Murder by Misadventure

CHRISTOPHER SMITH Southwold Summer Theatre


Maurice Reubens sets are a symbol of Jill Freud & Company's Seaside Summer Theatre. Constructed with sterling craftsmanship, they are always reliably dove-tailed and reassuringly solid. The same might be said of Murder By Misadventure.

For a while, though, Edward Taylor's comedy thriller is more like flat-pack furniture than stage carpentry. We are shown the plan, not once but a couple of times, and the components are spread out before us. The problem we share with the characters is getting them to fit together. We can try them this way, then that but they won't stand up. At the end it takes a couple of screws to do the trick, but even they take some twisting.

The situation is a luxury flat overlooking the sea and the characters are TV crime writers. They ought to be able to fix things but they soon run into problems when they try to bring their plots to life – or rather death. As middle-aged Harold, Hugh Hayes has his confidence punctured, while Richard Gibson goes just far enough over the top as his hard drinking but more imaginative associate. Moir Leslie adds a welcome feminine touch, and Simon Snashall knows just how to make the most of his role as the inspector with aces up his sleeve.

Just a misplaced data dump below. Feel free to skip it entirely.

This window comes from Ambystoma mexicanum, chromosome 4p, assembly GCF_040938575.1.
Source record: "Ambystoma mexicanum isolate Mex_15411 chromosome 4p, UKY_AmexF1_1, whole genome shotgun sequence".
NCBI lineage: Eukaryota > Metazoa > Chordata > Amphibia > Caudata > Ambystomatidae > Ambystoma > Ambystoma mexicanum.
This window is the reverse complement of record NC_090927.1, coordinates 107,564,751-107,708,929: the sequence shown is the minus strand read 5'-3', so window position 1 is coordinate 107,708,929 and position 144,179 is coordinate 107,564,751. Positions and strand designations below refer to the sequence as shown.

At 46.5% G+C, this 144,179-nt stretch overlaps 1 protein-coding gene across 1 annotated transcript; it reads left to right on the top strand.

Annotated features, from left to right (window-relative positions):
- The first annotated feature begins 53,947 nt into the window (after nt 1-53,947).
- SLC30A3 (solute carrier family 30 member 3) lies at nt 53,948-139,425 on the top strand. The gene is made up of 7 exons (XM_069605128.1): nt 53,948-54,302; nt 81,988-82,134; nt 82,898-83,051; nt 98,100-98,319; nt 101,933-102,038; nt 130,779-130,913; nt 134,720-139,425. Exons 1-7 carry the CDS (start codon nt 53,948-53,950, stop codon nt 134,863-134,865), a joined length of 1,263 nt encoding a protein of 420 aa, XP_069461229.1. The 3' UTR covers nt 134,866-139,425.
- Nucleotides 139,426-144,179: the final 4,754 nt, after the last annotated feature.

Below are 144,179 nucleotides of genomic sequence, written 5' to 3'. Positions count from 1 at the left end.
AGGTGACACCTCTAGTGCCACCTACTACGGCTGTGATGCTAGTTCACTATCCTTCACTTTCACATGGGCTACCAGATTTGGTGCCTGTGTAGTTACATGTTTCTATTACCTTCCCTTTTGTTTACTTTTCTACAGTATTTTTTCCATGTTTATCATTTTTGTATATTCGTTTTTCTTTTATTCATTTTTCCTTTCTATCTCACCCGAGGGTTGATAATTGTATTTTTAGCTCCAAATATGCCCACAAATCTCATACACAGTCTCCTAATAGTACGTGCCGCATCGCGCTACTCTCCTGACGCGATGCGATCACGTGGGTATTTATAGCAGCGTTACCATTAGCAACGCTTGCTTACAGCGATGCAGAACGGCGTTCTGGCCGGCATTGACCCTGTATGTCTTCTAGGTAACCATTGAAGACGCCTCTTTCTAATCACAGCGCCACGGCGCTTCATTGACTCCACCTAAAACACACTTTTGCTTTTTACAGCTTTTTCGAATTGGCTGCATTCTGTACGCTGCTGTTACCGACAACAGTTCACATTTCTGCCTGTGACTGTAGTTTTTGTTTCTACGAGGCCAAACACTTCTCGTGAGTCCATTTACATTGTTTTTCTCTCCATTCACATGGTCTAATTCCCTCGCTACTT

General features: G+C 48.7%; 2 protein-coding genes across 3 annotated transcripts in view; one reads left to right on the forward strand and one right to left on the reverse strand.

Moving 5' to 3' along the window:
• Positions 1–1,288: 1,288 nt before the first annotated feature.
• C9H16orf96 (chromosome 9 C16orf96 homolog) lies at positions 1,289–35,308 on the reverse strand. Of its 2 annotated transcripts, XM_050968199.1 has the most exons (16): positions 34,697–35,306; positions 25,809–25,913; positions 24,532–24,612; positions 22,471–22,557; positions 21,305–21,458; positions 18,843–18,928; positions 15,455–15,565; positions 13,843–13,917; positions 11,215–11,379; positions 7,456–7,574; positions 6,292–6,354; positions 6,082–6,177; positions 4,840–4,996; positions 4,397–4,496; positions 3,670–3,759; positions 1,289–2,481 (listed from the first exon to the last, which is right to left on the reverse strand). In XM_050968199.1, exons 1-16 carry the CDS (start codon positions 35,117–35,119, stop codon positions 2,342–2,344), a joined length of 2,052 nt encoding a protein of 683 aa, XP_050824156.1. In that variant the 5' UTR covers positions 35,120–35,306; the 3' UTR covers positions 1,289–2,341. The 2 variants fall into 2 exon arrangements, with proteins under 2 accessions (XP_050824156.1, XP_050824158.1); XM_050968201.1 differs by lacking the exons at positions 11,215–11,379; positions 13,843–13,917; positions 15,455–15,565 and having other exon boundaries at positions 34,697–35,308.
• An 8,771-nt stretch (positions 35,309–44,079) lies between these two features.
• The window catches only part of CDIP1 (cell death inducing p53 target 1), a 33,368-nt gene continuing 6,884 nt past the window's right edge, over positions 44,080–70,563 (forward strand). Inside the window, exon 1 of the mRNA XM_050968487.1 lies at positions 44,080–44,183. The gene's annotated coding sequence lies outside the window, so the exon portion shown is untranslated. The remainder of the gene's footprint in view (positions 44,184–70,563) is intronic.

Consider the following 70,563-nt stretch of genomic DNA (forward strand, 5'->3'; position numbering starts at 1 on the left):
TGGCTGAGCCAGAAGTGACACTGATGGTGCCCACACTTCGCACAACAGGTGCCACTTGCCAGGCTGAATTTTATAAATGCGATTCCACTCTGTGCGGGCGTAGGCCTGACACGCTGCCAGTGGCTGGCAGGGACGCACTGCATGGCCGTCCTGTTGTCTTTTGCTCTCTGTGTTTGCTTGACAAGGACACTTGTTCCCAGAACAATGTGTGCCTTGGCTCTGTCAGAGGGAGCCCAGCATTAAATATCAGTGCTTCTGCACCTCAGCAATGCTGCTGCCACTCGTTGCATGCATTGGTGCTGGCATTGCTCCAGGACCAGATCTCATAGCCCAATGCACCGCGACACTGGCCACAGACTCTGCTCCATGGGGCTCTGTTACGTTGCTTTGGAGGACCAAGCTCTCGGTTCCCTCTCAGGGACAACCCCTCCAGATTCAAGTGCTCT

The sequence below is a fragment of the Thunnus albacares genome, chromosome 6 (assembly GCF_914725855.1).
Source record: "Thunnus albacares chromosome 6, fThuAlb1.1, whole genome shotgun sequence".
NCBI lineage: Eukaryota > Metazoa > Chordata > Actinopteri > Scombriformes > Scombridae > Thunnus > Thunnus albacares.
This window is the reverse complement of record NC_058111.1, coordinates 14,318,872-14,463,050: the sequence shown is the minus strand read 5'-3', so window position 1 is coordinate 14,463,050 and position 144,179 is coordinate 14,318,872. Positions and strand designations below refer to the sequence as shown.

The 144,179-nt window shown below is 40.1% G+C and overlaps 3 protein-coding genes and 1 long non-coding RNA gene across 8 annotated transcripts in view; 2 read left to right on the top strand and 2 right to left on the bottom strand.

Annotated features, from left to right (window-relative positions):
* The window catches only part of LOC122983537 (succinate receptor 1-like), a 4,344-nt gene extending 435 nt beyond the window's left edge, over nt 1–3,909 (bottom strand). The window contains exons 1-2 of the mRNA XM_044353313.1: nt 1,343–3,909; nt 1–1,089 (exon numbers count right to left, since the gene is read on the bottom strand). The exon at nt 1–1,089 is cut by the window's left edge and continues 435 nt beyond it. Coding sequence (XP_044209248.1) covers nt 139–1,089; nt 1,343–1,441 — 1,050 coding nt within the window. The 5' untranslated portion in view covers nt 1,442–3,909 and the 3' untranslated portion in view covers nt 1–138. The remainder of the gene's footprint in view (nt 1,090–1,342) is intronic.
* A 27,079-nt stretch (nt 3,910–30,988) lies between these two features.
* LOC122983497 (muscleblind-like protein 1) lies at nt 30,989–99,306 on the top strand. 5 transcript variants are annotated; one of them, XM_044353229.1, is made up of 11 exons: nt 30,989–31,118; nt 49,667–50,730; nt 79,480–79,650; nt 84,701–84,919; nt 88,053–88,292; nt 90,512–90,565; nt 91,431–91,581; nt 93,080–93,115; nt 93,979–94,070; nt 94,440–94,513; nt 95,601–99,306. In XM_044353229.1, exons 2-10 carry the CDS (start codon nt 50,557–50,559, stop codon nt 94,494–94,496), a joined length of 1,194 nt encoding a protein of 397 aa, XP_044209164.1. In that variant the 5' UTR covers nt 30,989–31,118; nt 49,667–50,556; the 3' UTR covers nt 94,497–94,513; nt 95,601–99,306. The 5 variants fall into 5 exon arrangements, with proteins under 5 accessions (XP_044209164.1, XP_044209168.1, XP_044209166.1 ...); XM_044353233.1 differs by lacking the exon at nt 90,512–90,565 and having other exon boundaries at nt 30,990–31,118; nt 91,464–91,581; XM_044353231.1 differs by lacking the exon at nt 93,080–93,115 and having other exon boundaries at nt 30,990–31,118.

At the end everything slips into place.

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